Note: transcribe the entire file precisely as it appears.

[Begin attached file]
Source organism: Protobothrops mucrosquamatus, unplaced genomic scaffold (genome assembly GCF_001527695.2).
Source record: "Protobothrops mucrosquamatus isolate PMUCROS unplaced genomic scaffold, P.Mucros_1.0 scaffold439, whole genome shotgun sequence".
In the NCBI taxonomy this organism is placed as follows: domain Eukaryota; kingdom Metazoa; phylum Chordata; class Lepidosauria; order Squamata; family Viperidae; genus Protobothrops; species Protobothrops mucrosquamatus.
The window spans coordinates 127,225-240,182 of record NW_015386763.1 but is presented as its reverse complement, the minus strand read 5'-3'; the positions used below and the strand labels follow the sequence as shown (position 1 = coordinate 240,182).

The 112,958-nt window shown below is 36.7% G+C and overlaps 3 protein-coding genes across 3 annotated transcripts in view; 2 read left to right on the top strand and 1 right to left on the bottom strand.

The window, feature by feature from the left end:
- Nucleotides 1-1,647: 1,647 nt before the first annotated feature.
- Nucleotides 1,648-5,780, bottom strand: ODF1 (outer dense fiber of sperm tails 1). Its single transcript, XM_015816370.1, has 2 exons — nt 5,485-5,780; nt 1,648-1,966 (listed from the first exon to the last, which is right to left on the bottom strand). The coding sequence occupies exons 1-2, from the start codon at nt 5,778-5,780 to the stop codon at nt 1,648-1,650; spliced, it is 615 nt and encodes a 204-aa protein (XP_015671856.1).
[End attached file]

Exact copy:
Source organism: Protobothrops mucrosquamatus, unplaced genomic scaffold (genome assembly GCF_001527695.2).
Source record: "Protobothrops mucrosquamatus isolate PMUCROS unplaced genomic scaffold, P.Mucros_1.0 scaffold439, whole genome shotgun sequence".
In the NCBI taxonomy this organism is placed as follows: domain Eukaryota; kingdom Metazoa; phylum Chordata; class Lepidosauria; order Squamata; family Viperidae; genus Protobothrops; species Protobothrops mucrosquamatus.
The window spans coordinates 127,225-240,182 of record NW_015386763.1 but is presented as its reverse complement, the minus strand read 5'-3'; the positions used below and the strand labels follow the sequence as shown (position 1 = coordinate 240,182).

The 112,958-nt window shown below is 36.7% G+C and overlaps 3 protein-coding genes across 3 annotated transcripts in view; 2 read left to right on the top strand and 1 right to left on the bottom strand.

The window, feature by feature from the left end:
- Nucleotides 1-1,647: 1,647 nt before the first annotated feature.
- Nucleotides 1,648-5,780, bottom strand: ODF1 (outer dense fiber of sperm tails 1). Its single transcript, XM_015816370.1, has 2 exons — nt 5,485-5,780; nt 1,648-1,966 (listed from the first exon to the last, which is right to left on the bottom strand). The coding sequence occupies exons 1-2, from the start codon at nt 5,778-5,780 to the stop codon at nt 1,648-1,650; spliced, it is 615 nt and encodes a 204-aa protein (XP_015671856.1).